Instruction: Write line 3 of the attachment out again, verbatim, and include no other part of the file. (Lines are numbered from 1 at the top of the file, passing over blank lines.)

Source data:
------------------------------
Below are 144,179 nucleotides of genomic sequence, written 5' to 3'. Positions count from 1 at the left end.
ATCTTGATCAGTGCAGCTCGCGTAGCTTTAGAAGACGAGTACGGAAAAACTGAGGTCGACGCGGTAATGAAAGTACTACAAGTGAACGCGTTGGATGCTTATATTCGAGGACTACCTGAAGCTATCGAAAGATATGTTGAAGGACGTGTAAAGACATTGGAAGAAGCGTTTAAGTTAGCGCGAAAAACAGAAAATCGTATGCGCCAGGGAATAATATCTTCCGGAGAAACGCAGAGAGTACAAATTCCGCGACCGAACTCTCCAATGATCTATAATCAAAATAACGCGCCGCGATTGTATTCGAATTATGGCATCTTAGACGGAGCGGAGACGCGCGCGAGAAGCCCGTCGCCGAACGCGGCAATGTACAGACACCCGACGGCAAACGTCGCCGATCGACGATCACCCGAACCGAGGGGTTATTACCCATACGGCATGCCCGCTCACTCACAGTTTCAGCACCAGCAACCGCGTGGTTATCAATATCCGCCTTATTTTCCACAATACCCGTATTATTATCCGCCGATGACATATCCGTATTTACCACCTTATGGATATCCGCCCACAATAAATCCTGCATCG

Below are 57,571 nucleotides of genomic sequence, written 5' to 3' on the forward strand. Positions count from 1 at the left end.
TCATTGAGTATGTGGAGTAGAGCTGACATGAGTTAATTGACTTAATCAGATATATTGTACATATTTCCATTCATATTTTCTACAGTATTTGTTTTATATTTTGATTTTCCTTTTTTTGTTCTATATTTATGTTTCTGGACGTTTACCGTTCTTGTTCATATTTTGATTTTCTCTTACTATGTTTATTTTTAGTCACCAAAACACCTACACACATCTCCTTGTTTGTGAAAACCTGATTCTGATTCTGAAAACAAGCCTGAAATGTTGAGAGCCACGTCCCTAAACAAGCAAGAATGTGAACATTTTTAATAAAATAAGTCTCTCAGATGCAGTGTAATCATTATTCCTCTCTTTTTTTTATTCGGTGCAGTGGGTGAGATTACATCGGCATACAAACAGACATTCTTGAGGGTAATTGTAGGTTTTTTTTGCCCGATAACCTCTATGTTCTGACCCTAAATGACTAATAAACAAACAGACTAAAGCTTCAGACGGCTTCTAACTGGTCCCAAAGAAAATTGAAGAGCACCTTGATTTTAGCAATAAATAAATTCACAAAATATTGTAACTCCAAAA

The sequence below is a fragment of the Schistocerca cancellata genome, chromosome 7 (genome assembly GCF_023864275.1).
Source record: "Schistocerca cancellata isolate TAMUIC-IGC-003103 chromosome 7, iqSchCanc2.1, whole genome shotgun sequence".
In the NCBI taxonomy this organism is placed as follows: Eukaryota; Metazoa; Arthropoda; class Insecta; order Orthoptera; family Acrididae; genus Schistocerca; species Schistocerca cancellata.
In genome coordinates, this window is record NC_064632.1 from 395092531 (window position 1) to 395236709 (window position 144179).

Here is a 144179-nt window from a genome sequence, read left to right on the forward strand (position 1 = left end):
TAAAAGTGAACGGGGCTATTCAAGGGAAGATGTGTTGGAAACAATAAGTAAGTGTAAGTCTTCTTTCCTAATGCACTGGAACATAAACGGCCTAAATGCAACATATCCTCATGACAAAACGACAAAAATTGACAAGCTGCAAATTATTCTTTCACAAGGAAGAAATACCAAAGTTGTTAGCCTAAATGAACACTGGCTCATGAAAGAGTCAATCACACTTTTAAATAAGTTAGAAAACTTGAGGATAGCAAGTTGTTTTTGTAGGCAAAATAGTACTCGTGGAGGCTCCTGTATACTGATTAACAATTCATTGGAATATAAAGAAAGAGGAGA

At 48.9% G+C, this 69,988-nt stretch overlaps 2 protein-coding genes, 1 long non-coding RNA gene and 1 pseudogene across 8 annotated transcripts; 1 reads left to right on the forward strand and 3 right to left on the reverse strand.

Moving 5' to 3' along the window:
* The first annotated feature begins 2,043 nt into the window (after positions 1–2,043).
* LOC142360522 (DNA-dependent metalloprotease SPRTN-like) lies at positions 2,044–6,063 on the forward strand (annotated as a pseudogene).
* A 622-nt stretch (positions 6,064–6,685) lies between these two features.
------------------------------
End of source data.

Below are 57,571 nucleotides of genomic sequence, written 5' to 3' on the forward strand. Positions count from 1 at the left end.